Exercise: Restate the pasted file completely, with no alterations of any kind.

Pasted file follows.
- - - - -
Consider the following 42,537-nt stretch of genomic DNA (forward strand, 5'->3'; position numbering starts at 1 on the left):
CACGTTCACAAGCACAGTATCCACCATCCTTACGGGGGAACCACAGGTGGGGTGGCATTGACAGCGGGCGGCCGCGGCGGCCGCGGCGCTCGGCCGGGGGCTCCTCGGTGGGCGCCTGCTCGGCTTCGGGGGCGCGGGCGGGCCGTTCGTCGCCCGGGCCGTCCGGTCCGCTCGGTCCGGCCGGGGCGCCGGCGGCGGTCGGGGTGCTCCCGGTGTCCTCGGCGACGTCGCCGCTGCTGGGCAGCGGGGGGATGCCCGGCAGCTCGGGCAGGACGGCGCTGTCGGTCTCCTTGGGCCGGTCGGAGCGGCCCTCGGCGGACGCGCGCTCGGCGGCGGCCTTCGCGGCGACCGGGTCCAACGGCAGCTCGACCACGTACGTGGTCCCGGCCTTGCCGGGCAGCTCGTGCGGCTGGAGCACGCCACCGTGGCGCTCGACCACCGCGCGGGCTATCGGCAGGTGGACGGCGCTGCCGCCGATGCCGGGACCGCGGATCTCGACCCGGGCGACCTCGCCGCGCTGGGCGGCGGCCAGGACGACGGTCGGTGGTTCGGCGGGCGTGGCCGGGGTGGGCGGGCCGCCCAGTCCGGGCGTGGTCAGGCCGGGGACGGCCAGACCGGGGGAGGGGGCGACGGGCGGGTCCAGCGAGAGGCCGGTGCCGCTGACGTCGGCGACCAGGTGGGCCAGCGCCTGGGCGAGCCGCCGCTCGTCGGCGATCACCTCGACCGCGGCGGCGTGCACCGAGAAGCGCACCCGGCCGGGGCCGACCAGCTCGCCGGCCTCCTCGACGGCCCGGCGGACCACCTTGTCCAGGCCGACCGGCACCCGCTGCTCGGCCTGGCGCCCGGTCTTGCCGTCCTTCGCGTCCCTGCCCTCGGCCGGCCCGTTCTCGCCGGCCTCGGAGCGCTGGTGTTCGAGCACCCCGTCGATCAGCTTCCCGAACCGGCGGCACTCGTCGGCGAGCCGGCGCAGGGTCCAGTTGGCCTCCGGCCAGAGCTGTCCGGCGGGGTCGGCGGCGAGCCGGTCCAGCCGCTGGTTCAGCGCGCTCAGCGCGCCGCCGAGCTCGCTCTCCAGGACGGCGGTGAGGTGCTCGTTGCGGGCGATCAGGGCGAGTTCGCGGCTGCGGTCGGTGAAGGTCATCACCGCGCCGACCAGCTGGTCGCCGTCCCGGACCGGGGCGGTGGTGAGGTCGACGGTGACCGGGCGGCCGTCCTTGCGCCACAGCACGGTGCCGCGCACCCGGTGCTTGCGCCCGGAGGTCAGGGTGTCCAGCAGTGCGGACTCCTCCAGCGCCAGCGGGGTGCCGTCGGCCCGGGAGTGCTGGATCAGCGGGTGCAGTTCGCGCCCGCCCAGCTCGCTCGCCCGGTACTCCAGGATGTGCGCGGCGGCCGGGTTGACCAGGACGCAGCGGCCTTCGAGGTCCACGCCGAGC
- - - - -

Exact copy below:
Consider the following 42,537-nt stretch of genomic DNA (forward strand, 5'->3'; position numbering starts at 1 on the left):
CACGTTCACAAGCACAGTATCCACCATCCTTACGGGGGAACCACAGGTGGGGTGGCATTGACAGCGGGCGGCCGCGGCGGCCGCGGCGCTCGGCCGGGGGCTCCTCGGTGGGCGCCTGCTCGGCTTCGGGGGCGCGGGCGGGCCGTTCGTCGCCCGGGCCGTCCGGTCCGCTCGGTCCGGCCGGGGCGCCGGCGGCGGTCGGGGTGCTCCCGGTGTCCTCGGCGACGTCGCCGCTGCTGGGCAGCGGGGGGATGCCCGGCAGCTCGGGCAGGACGGCGCTGTCGGTCTCCTTGGGCCGGTCGGAGCGGCCCTCGGCGGACGCGCGCTCGGCGGCGGCCTTCGCGGCGACCGGGTCCAACGGCAGCTCGACCACGTACGTGGTCCCGGCCTTGCCGGGCAGCTCGTGCGGCTGGAGCACGCCACCGTGGCGCTCGACCACCGCGCGGGCTATCGGCAGGTGGACGGCGCTGCCGCCGATGCCGGGACCGCGGATCTCGACCCGGGCGACCTCGCCGCGCTGGGCGGCGGCCAGGACGACGGTCGGTGGTTCGGCGGGCGTGGCCGGGGTGGGCGGGCCGCCCAGTCCGGGCGTGGTCAGGCCGGGGACGGCCAGACCGGGGGAGGGGGCGACGGGCGGGTCCAGCGAGAGGCCGGTGCCGCTGACGTCGGCGACCAGGTGGGCCAGCGCCTGGGCGAGCCGCCGCTCGTCGGCGATCACCTCGACCGCGGCGGCGTGCACCGAGAAGCGCACCCGGCCGGGGCCGACCAGCTCGCCGGCCTCCTCGACGGCCCGGCGGACCACCTTGTCCAGGCCGACCGGCACCCGCTGCTCGGCCTGGCGCCCGGTCTTGCCGTCCTTCGCGTCCCTGCCCTCGGCCGGCCCGTTCTCGCCGGCCTCGGAGCGCTGGTGTTCGAGCACCCCGTCGATCAGCTTCCCGAACCGGCGGCACTCGTCGGCGAGCCGGCGCAGGGTCCAGTTGGCCTCCGGCCAGAGCTGTCCGGCGGGGTCGGCGGCGAGCCGGTCCAGCCGCTGGTTCAGCGCGCTCAGCGCGCCGCCGAGCTCGCTCTCCAGGACGGCGGTGAGGTGCTCGTTGCGGGCGATCAGGGCGAGTTCGCGGCTGCGGTCGGTGAAGGTCATCACCGCGCCGACCAGCTGGTCGCCGTCCCGGACCGGGGCGGTGGTGAGGTCGACGGTGACCGGGCGGCCGTCCTTGCGCCACAGCACGGTGCCGCGCACCCGGTGCTTGCGCCCGGAGGTCAGGGTGTCCAGCAGTGCGGACTCCTCCAGCGCCAGCGGGGTGCCGTCGGCCCGGGAGTGCTGGATCAGCGGGTGCAGTTCGCGCCCGCCCAGCTCGCTCGCCCGGTACTCCAGGATGTGCGCGGCGGCCGGGTTGACCAGGACGCAGCGGCCTTCGAGGTCCACGCCGAGC